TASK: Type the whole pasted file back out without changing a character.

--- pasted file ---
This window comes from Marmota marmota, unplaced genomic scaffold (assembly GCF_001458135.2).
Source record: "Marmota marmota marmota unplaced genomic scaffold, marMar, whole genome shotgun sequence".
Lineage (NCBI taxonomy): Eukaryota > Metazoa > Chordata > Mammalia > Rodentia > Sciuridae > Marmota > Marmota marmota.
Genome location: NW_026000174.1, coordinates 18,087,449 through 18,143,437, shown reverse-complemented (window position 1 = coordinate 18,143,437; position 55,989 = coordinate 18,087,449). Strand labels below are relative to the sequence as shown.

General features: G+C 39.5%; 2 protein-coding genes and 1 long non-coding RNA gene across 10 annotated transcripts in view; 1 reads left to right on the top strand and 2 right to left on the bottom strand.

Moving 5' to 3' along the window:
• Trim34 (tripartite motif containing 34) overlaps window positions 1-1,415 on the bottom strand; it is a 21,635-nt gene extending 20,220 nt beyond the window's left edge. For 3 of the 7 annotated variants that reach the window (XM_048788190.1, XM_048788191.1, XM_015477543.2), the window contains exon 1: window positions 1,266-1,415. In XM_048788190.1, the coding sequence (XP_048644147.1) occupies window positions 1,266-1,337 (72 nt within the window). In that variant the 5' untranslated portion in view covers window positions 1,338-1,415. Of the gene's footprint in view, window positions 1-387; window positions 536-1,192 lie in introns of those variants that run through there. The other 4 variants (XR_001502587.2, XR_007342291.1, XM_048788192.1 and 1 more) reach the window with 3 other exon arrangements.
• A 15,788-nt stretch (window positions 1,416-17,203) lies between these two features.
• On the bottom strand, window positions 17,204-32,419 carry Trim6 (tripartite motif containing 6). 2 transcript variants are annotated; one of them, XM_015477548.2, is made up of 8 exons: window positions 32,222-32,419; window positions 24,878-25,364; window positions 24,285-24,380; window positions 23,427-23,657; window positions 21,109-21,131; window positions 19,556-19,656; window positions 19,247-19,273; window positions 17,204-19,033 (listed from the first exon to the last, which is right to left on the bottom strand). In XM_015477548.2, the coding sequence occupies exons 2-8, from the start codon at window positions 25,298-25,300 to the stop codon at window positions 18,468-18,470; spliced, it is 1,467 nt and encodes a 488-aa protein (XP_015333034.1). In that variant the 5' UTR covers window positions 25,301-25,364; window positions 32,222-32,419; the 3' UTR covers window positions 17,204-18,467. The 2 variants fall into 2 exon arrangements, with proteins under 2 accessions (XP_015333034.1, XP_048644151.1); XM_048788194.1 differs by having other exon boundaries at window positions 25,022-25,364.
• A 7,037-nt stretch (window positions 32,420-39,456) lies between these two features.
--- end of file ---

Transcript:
This window comes from Marmota marmota, unplaced genomic scaffold (assembly GCF_001458135.2).
Source record: "Marmota marmota marmota unplaced genomic scaffold, marMar, whole genome shotgun sequence".
Lineage (NCBI taxonomy): Eukaryota > Metazoa > Chordata > Mammalia > Rodentia > Sciuridae > Marmota > Marmota marmota.
Genome location: NW_026000174.1, coordinates 18,087,449 through 18,143,437, shown reverse-complemented (window position 1 = coordinate 18,143,437; position 55,989 = coordinate 18,087,449). Strand labels below are relative to the sequence as shown.

General features: G+C 39.5%; 2 protein-coding genes and 1 long non-coding RNA gene across 10 annotated transcripts in view; 1 reads left to right on the top strand and 2 right to left on the bottom strand.

Moving 5' to 3' along the window:
• Trim34 (tripartite motif containing 34) overlaps window positions 1-1,415 on the bottom strand; it is a 21,635-nt gene extending 20,220 nt beyond the window's left edge. For 3 of the 7 annotated variants that reach the window (XM_048788190.1, XM_048788191.1, XM_015477543.2), the window contains exon 1: window positions 1,266-1,415. In XM_048788190.1, the coding sequence (XP_048644147.1) occupies window positions 1,266-1,337 (72 nt within the window). In that variant the 5' untranslated portion in view covers window positions 1,338-1,415. Of the gene's footprint in view, window positions 1-387; window positions 536-1,192 lie in introns of those variants that run through there. The other 4 variants (XR_001502587.2, XR_007342291.1, XM_048788192.1 and 1 more) reach the window with 3 other exon arrangements.
• A 15,788-nt stretch (window positions 1,416-17,203) lies between these two features.
• On the bottom strand, window positions 17,204-32,419 carry Trim6 (tripartite motif containing 6). 2 transcript variants are annotated; one of them, XM_015477548.2, is made up of 8 exons: window positions 32,222-32,419; window positions 24,878-25,364; window positions 24,285-24,380; window positions 23,427-23,657; window positions 21,109-21,131; window positions 19,556-19,656; window positions 19,247-19,273; window positions 17,204-19,033 (listed from the first exon to the last, which is right to left on the bottom strand). In XM_015477548.2, the coding sequence occupies exons 2-8, from the start codon at window positions 25,298-25,300 to the stop codon at window positions 18,468-18,470; spliced, it is 1,467 nt and encodes a 488-aa protein (XP_015333034.1). In that variant the 5' UTR covers window positions 25,301-25,364; window positions 32,222-32,419; the 3' UTR covers window positions 17,204-18,467. The 2 variants fall into 2 exon arrangements, with proteins under 2 accessions (XP_015333034.1, XP_048644151.1); XM_048788194.1 differs by having other exon boundaries at window positions 25,022-25,364.
• A 7,037-nt stretch (window positions 32,420-39,456) lies between these two features.